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Crowded Broncos' defensive line carries some question marks into training camp

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ENGLEWOOD, Colo. – Question marks on a roster can’t always be erased with the luxury of depth.

And that’s where the Broncos find themselves in the defensive line as the team’s veteran players report for training camp on Thursday. They have a healthy selection of players they feel good about, who they believe fit what they need done up front in their new 3-4 defense, led by Malik Jackson, Vance Walker and Sylvester Williams.

So much so, this is how Gary Kubiak put it; “We have guys we like who we think we can get production from across the board. We think it’s going to work well because of how they go about their business.’’

Still, a position where team officials believed difficult decisions await them when the roster gets trimmed to 53 players in September is suddenly one where the Broncos need to carefully consider their options. Now sporting a 3-4 defense, the Broncos are expected to keep six or seven defensive linemen when the cuts are made.

But their task no longer may be simply picking the best players at the position with all of the information already in hand.

For one defensive end Derek Wolfe has been suspended for the first four games of the season for a violation of the league’s policy on performance-enhancing drugs. Wolfe, who missed five games of the regular season and all of the postseason in 2013 after suffering a seizure on the team bus, has started 43 games in the last three regular seasons.

And he projected to be a regular at one of the team’s defensive end spots this time around as well; he spent much of the offseason program working with the starters.

He can participate in training camp and the preseason games, but giving him significant practice snaps with the starters is something the Broncos may not want to do given they already know he’s going to miss the first month.

When Von Miller was hit with a five-game suspension before the 2013 season, the Broncos altered their practice rotations as they limited Miller’s work throughout camp and the preseason. What the Broncos do when Wolfe is eligible to return for Week 5 could be a difficult call at that point as well if the replacement players are doing well and the Broncos have shown some chemistry up front.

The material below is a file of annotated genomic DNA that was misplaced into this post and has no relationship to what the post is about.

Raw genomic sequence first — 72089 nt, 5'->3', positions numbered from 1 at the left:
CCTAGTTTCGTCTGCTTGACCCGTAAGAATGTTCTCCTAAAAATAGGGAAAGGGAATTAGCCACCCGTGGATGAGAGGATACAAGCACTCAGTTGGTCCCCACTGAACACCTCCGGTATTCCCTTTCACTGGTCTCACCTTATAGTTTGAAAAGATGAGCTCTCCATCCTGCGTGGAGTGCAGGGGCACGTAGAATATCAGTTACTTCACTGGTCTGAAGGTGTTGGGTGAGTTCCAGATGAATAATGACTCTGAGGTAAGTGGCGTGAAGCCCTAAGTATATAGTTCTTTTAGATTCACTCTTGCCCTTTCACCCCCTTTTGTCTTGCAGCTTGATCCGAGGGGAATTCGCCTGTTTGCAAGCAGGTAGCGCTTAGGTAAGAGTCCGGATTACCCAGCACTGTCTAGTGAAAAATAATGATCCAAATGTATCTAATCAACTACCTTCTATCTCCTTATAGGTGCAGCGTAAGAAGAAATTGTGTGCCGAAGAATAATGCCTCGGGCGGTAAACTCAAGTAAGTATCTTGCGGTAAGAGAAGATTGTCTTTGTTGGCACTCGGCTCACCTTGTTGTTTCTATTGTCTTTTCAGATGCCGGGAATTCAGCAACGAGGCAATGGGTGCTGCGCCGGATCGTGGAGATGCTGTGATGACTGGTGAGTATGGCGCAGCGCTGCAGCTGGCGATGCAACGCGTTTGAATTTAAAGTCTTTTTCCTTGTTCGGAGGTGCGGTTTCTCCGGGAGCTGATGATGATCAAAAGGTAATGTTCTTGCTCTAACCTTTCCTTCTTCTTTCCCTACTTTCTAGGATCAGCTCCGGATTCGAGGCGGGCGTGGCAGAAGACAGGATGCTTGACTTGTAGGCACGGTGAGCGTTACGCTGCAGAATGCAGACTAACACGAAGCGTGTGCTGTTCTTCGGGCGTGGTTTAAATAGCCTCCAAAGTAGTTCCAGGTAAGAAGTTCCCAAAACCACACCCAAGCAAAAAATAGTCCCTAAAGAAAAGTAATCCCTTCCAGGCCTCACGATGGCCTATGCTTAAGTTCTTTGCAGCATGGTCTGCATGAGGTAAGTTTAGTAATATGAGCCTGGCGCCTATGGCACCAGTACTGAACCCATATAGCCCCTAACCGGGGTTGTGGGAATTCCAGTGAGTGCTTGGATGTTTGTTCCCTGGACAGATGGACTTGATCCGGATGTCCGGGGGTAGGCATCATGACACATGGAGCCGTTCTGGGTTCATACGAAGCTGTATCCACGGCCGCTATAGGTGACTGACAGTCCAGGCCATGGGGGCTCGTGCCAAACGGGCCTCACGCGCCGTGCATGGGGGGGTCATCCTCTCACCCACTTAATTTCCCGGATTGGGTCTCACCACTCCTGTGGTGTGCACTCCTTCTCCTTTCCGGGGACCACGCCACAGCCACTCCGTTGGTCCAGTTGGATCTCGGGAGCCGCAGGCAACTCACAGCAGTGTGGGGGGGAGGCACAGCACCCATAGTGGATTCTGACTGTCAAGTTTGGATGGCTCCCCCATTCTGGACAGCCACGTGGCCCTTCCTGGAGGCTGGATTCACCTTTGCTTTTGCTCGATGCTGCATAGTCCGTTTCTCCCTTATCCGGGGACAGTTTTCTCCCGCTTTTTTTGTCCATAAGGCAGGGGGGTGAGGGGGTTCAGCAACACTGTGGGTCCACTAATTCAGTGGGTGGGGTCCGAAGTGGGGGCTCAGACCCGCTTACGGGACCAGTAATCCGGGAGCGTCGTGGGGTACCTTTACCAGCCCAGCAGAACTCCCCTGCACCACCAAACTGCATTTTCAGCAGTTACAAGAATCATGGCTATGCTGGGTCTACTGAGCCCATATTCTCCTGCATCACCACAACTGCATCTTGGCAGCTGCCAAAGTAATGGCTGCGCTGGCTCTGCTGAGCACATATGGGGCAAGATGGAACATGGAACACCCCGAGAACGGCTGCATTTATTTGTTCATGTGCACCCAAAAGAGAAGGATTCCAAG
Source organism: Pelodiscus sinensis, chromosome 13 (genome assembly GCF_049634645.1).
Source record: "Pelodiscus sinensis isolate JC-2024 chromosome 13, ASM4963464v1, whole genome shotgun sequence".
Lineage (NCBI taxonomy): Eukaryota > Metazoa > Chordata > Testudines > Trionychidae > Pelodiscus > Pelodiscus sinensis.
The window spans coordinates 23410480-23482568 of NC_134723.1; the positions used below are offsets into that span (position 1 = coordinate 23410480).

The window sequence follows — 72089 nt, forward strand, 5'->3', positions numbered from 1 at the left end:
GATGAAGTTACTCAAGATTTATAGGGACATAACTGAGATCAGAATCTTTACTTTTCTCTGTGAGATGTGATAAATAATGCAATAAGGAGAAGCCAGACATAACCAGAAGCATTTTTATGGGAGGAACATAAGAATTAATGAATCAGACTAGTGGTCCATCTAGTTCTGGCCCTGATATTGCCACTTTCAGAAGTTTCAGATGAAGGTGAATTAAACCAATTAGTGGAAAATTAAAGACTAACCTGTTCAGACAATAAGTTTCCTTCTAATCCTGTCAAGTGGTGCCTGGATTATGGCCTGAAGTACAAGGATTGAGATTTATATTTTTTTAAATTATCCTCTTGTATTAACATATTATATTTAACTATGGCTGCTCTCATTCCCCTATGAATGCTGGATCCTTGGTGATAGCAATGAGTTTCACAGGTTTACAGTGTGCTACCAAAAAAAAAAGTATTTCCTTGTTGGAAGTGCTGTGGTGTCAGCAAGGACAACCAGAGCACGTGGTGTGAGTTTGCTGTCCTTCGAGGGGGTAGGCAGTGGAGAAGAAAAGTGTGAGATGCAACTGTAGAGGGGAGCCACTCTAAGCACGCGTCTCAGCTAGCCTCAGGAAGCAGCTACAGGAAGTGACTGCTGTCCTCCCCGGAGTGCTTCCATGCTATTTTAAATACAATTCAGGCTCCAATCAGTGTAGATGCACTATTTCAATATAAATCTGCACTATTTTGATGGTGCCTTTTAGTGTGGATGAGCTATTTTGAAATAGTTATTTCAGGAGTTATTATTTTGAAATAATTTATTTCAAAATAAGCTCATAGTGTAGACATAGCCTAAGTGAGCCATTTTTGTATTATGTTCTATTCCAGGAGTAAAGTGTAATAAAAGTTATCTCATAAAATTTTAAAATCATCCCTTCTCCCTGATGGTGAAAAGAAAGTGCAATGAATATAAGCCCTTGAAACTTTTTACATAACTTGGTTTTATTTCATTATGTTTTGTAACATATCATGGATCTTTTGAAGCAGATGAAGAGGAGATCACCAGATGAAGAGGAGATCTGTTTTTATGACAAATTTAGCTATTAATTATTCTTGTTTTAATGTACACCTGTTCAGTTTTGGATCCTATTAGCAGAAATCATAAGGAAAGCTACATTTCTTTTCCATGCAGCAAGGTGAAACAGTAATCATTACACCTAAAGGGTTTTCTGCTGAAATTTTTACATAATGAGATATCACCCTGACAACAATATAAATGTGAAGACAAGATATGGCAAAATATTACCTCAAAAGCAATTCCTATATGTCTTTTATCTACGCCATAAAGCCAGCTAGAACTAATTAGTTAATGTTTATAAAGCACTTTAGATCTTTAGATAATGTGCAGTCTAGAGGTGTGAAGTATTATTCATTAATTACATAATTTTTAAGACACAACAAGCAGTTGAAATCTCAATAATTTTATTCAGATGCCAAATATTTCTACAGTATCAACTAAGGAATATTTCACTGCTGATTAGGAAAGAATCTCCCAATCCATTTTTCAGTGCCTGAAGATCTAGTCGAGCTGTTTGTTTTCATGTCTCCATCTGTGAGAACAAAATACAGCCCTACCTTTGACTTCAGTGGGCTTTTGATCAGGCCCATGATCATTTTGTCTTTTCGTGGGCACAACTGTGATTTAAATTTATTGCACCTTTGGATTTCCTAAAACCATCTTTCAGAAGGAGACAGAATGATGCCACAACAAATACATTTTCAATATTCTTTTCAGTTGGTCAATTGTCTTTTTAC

There is also the matter of Antonio Smith. Smith has been the subject of a criminal investigation in Texas since November. As of this week no charges have been filed nor have prosecutors said charges will be filed against Smith in a case involving a child abuse complaint the Fort Bend County (Texas) Sheriff has publicly called “sexual in nature.’’

The Broncos, after several internal discussions, as well as several conversations with Smith in recent weeks, have elected to allow Smith to report to training camp. Smith, who has played for Kubiak, defensive line coach Bill Kollar and defensive coordinator Wade Phillips previously with the Houston Texans, is known as a Kollar favorite and has been lauded for his leadership as well as locker-room presence in his previous NFL stops.

But Smith’s future with the team could be affected by formal charges in the case.

Beyond those two off-the-field matters, there is the football fact the Broncos don’t have a true, full-time nose tackle with NFL experience. Rookie Darius Kilgo played the position at Maryland, but the Broncos’ top veteran candidates for the position – Williams and Marvin Austin Jr. – have not regularly played it.

Phillips has varied his approach through the years, using both the traditional big-bodied nose tackle, aligned directly over the center as a two-gap player, and the “lighter’’ players at the position, lining them up nudged toward one of the center’s shoulders.

“We’ve done it both ways and can make something work either way,’’ Phillips said as the offseason workouts drew to a close. “You adjust to your people and we will. We like what we’ve seen so far.’’

It all, however, means the Broncos Plan A at the position, may well turn into Plan B, or even Plan C in the coming weeks.

“We’ll do what we think is best at all the spot,’’ Kubiak has said. “That’s what training camp, the preseason, is for to make decisions about your roster, about what’s best.’’